Paul Marin de la Malgue

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Paul Marin de la Malgue (bap. 19 March 1692 – 29 October 1753) was the eldest son of Charles-Paul Marin de la Malgue and Catherine Niquet. He was born in Montreal and, as many of the prominent historical figures of his time, had a military career in the colonial regular troops. He was commissioned an ensign in May 1722, and in the same year he was given command of a post near Ashland, Wisconsin.

His career was a military one with a significant amount of time spent south of New France in what is now part of the United States. His activities, which included the construction of Fort de la Rivière au Bœuf (Fort Le Boeuf) are significant in the attempts of the French to secure a sustainable foothold in the Ohio region. His military successes earned him the cross of Saint Louis but he died before learning of this honor.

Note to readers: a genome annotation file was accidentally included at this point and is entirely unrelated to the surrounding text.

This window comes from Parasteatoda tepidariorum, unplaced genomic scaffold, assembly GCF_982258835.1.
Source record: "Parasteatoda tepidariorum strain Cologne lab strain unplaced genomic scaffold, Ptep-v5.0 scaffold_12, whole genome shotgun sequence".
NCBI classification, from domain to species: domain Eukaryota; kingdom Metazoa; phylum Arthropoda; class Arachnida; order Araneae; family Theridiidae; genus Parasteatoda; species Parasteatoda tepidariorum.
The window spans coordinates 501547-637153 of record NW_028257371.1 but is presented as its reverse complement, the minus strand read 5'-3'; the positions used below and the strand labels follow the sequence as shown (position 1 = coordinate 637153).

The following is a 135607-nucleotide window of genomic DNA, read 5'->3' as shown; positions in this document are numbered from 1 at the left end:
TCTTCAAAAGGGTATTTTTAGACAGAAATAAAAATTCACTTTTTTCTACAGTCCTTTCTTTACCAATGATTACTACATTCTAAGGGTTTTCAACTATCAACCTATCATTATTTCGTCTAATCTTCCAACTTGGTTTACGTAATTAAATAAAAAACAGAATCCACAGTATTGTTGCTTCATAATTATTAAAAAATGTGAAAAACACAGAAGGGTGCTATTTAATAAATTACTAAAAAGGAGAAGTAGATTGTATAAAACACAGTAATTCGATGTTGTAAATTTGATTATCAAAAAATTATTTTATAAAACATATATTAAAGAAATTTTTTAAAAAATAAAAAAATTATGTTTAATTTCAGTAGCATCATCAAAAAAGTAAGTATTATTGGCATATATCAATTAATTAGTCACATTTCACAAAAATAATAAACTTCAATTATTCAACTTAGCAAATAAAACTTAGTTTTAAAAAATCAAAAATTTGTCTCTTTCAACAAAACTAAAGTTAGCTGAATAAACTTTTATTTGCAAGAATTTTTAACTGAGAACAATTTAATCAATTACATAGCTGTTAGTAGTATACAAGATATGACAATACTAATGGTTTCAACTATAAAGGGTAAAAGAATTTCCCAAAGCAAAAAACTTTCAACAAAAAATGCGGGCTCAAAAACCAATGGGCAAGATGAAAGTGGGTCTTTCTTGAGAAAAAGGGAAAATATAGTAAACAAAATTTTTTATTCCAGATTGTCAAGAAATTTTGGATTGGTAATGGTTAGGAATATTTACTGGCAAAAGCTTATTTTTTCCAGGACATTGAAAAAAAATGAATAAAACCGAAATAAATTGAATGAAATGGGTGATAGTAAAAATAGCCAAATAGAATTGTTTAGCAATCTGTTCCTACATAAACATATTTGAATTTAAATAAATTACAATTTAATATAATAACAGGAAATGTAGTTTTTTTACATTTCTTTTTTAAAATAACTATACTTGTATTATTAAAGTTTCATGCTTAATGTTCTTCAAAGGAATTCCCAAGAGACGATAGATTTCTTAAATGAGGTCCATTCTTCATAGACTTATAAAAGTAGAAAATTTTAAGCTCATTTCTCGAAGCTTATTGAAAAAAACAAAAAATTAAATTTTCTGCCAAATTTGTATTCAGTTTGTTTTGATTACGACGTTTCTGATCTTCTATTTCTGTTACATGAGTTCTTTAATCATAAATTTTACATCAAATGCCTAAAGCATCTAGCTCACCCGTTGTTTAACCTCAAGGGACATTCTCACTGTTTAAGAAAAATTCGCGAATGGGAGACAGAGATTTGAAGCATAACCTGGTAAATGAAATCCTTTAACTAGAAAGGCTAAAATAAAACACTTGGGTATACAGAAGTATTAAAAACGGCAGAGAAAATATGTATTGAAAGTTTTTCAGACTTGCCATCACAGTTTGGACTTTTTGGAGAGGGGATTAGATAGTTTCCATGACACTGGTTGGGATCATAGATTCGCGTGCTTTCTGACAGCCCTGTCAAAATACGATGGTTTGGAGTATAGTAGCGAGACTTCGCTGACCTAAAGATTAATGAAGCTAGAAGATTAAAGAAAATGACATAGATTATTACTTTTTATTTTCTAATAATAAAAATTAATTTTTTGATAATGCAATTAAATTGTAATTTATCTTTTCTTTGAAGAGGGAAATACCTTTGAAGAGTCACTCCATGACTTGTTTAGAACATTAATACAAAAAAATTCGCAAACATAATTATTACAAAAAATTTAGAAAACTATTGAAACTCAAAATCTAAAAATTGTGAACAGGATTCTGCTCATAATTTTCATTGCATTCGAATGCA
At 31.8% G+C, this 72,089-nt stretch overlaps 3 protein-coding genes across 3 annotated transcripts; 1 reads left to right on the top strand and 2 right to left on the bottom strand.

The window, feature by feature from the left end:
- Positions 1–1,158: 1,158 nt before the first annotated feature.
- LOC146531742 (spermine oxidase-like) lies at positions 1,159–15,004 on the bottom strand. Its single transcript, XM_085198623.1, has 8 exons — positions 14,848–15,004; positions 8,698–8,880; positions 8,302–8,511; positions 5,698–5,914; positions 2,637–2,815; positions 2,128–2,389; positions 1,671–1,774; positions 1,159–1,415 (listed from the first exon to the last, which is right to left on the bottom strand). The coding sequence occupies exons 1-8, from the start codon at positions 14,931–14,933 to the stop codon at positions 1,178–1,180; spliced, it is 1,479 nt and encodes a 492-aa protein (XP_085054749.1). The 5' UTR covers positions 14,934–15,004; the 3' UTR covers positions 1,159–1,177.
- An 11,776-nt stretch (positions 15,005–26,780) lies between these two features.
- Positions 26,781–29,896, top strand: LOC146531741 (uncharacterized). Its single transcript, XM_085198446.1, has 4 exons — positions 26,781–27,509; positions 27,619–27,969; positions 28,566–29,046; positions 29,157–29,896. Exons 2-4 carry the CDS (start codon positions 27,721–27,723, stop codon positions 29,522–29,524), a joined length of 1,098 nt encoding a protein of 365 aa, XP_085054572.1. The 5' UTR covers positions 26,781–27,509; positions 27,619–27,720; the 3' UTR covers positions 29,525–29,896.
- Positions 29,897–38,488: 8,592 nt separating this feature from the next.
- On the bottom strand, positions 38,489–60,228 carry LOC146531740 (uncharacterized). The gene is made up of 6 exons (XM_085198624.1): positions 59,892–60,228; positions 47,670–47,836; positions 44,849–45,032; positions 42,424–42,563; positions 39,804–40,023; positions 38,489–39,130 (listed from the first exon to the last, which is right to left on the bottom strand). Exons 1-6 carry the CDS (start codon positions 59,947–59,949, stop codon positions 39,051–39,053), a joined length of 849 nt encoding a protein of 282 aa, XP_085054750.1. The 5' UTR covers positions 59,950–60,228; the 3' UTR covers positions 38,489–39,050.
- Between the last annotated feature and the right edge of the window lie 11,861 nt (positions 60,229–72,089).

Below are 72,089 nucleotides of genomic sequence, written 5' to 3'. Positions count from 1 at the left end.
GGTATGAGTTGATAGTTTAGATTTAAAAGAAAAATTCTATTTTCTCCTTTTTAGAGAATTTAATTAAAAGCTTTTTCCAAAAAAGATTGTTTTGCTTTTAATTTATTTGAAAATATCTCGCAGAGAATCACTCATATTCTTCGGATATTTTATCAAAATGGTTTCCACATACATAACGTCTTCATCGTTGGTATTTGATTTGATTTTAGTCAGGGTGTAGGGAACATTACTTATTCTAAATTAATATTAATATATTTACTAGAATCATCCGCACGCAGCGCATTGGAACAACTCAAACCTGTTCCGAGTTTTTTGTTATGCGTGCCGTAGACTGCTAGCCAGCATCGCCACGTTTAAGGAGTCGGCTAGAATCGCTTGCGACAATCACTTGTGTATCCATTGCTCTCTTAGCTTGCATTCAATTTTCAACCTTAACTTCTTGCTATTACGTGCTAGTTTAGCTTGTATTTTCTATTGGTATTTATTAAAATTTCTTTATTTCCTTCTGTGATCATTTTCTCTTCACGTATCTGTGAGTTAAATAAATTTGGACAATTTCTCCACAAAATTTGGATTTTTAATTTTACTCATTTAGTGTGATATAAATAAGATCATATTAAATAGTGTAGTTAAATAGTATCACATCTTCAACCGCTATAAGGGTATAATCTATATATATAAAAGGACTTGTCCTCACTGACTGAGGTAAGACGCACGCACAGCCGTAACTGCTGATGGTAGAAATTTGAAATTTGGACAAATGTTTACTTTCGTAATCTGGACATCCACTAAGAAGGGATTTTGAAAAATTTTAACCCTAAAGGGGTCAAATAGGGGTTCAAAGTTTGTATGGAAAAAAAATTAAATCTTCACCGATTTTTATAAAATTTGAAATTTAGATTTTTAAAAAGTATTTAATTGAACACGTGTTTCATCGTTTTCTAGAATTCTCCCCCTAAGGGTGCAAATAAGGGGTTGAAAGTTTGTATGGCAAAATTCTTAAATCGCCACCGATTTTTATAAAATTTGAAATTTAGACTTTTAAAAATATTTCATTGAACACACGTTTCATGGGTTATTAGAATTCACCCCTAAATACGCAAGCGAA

In 1730, he led the battle at the Siege of Little Butte des Mortes, in what is now Winnebago County, Wisconsin.[1]

He also fought in Nova Scotia in the Naval battle off Tatamagouche and Siege of Annapolis Royal (1745) during King George's War.



  • Eccles, W. J. (1974). "Marin De La Malgue, Paul". In Halpenny, Francess G (ed.). Dictionary of Canadian Biography. Vol. III (1741–1770) (online ed.). University of Toronto Press.